The French police official detailed multiple lapses they believe were systematic.
Large crowds of protestors needed to be managed far earlier in the process by police, who instead controlled a scene at the first demonstration Trump addressed then ignored the crowd as it streamed towards the Capitol.
"It should have been surrounded, managed and directed immediately and that pressure never released." Because the crowd was not managed and directed, the official said the protestors were able to congregate unimpeded around the Capitol itself, where the next major failure took place. "It is unthinkable there was not a strong police cordon on the outskirts of the complex. Fences and barricades are useless without strong police enforcement. This is when you start making arrests, targeting key people that appear violent, anyone who attacks an officer, anyone who breaches the barricade. You have to show that crossing the line will fail and end in arrest."
"I cannot believe the failure to establish a proper cordon was a mistake. These are very skilled police officials but they are Federal and that means they ultimately report to the president. This needs to be investigated."
"When the crowd reached the steps of the building the situation was over. The police are there to protect the building from terrorist attacks, and crime, not a battalion of infantry. That had to be managed from hundreds of meters away unless the police were willing to completely open fire and I can respect why they were not."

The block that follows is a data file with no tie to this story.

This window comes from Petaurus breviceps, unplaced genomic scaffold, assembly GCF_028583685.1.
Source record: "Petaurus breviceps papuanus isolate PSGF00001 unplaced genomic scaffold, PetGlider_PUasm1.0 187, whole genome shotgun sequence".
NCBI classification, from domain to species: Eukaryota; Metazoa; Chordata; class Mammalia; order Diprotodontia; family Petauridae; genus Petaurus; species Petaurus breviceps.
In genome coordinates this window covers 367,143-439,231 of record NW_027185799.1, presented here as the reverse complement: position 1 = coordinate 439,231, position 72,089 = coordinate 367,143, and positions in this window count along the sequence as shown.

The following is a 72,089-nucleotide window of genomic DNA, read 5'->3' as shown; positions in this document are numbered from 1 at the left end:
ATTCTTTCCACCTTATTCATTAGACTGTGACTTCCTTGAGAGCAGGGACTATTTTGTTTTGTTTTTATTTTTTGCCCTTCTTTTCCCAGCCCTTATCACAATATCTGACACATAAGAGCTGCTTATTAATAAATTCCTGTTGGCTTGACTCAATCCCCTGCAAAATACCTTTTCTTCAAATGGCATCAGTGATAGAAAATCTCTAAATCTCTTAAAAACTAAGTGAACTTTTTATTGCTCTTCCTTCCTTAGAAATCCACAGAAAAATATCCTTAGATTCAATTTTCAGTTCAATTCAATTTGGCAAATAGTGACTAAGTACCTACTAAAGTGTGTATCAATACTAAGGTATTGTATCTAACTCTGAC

'Thank god it didn't work because I can't imagine how hard it would be to sanction the US financial system'
The third official, who works in counter-intelligence for a NATO member, agreed that the situation could only be seen as a coup attempt, no matter how poorly considered and likely to fail, and that its implications might be too huge to immediately fathom.
"Thank god it didn't work because I can't imagine how hard it would be to sanction the US financial system," said the official. By sanctions, he means the imposition of the usual diplomatic, military, and trade blockages that democratic nations usually reserve for dictatorships.
"The broader damage around the world will be extensive in terms of reputation and that's why Putin doesn't mind at all that Trump lost. He's got to be happy to take his chips and count his winnings, which from the Trump-era will be a shockingly quick decline in American prestige and moral high ground."
"Every moment the Americans spend on their own self-inflicted chaos helps China, it helps Putin and to a lesser extent it helps the mini-dictators like [Turkish President Tayyip] Erdogan and [Hungarian Prime Minister Viktor] Orban, who breathe cynicism about politics, human rights and democracy as their air," said the official. "They won't miss Trump, they'll be glad to see his drama leave so they can enjoy the poisoned political climate."